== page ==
Highly Sensitive Refuge
highly sensitive people problems

13 Problems Only Highly Sensitive People Will Understand

Sometimes life is just too much.

For highly sensitive people (HSPs), everyday life can sometimes be a real struggle. Little things that don’t bother other people have the power to completely overwhelm you. And what may be a minor irritation for some can easily send you into a panic or reduce you to tears.

Why is this the case? Because HSPs process every little stimulus quite deeply, due to a biological difference in their nervous system. They think about things deeply, feel deeply, and care deeply — and as a result, get overwhelmed more easily.

But being an HSP isn’t a malfunction or a disorder. In fact, it’s a perfectly normal way to be. According to Dr. Dr. Elaine Aron, author of The Highly Sensitive Person, about 15-20 percent of the population are highly sensitive. That’s too many people for high sensitivity to be considered a disorder, but it’s also too few people for the trait to get the understanding and recognition it deserves.

Are you a highly sensitive person? If so, you can probably relate to these 13 problems.

Highly Sensitive Person Problems

1. A lack of volume control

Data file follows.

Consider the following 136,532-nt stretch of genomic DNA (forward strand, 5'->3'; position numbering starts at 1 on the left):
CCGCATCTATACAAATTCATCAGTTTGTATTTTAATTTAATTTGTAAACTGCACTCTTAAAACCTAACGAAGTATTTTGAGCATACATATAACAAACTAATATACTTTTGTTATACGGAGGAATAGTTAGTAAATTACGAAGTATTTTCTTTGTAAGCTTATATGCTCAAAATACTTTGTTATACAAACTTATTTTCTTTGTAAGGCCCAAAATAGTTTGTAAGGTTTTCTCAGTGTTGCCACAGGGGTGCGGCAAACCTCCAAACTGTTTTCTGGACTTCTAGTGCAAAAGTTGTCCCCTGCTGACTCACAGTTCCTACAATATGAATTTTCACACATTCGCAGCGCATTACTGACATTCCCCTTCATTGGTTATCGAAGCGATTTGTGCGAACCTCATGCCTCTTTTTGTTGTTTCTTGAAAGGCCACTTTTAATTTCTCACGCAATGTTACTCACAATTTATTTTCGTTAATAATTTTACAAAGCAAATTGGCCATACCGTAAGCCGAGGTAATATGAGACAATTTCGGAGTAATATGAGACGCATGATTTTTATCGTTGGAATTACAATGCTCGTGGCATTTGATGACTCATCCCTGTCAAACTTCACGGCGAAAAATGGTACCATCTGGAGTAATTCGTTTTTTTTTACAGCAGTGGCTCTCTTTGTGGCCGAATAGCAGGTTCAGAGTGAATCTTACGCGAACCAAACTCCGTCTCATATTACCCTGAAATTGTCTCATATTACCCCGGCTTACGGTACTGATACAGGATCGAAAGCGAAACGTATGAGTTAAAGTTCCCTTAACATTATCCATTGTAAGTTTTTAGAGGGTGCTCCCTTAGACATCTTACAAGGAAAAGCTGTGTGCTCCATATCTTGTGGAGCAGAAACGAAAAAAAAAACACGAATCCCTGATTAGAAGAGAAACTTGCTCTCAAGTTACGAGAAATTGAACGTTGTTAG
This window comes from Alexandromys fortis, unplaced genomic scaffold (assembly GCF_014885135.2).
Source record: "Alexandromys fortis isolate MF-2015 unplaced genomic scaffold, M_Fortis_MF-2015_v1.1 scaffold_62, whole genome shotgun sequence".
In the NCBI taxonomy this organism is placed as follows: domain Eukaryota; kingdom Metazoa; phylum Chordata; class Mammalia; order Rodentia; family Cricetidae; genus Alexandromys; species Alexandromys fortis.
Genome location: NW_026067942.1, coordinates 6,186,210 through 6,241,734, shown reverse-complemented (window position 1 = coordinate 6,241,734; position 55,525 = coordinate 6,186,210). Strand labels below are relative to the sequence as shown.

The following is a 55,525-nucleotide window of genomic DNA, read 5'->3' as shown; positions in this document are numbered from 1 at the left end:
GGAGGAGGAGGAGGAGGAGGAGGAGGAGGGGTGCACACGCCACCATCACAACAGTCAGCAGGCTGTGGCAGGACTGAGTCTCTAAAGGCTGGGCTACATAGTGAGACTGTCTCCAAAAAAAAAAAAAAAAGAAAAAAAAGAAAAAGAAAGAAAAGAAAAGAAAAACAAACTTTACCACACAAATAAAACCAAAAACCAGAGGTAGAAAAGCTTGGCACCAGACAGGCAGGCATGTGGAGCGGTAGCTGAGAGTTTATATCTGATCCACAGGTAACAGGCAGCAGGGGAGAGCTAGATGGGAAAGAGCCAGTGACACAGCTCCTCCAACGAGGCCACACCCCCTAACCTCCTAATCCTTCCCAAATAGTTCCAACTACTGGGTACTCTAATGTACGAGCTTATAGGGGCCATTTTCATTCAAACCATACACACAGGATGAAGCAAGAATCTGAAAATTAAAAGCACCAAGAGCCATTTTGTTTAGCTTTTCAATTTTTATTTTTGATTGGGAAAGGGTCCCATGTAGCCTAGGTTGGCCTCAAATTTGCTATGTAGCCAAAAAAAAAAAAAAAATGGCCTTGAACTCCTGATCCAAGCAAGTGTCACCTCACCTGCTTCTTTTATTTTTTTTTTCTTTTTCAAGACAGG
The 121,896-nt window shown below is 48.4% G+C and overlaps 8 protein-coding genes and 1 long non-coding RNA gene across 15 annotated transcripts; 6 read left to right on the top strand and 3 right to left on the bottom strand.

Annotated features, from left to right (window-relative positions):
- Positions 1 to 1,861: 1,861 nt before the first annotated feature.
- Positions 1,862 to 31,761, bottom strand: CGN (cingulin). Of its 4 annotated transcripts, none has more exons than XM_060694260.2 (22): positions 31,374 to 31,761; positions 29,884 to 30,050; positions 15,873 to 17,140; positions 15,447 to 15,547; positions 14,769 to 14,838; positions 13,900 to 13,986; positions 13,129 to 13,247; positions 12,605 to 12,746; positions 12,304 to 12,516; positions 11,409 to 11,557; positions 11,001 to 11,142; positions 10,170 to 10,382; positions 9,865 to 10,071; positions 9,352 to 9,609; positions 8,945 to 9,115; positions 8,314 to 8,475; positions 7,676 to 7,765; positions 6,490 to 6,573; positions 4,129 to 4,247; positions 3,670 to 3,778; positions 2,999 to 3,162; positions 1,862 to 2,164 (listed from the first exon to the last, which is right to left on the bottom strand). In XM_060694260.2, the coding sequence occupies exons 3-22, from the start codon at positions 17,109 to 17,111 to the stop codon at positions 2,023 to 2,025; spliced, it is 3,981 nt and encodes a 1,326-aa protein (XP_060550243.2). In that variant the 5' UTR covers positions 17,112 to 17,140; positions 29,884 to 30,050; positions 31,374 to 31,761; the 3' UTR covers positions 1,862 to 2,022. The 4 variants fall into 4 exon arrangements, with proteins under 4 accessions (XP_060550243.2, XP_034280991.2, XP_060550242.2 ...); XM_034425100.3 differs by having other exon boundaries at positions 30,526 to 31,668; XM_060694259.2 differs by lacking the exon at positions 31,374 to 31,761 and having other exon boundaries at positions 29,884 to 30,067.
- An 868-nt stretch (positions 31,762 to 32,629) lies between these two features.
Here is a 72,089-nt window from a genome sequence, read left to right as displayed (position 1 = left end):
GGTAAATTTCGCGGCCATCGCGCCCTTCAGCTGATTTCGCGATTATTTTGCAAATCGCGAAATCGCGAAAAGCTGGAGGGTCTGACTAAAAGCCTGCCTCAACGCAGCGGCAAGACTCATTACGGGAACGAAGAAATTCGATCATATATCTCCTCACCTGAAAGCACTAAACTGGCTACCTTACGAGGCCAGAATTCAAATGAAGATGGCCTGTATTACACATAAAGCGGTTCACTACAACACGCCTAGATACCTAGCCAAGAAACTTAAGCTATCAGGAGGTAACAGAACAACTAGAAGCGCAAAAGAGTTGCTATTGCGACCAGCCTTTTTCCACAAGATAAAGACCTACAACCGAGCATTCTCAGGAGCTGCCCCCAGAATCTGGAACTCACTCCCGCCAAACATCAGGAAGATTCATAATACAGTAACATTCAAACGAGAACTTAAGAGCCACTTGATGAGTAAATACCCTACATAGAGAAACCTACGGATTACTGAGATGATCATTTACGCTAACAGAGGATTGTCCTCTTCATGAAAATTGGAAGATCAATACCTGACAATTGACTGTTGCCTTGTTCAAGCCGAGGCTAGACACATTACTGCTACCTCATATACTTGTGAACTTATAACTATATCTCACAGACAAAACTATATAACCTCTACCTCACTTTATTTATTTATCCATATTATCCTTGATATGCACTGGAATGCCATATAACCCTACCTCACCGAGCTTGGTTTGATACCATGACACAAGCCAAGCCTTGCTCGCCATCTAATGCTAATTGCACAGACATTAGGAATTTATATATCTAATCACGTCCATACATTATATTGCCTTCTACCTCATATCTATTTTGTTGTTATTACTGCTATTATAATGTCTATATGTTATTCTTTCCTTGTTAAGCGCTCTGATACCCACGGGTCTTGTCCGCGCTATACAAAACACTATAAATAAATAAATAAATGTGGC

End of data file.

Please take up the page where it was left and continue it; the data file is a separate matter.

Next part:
Concerts, movie theaters, or even your neighbor’s late-night music can be loud. While no one likes having their ear drums blasted, for highly sensitive people, noise can feel like a full-on assault on their senses. The problem is made worse when you have no way to control the volume — and when other people don’t seem bothered by it at all, making you feel like the “difficult” one.

2. Little sleep = hell

Whether it’s being bombarded with noise and stimulation or just having a busy day at work, life can be exhausting for highly sensitive people. It’s not unusual for them to feel quite tired and mentally fatigued at the end of the day, and they may even need more sleep than others. When they don’t get that sleep, they miss their opportunity to rest and reset their senses. For the HSP, running on little sleep can feel like the very definition of hell — every little irritation is ratcheted up exponentially.

3. Frequent emotional exhaustion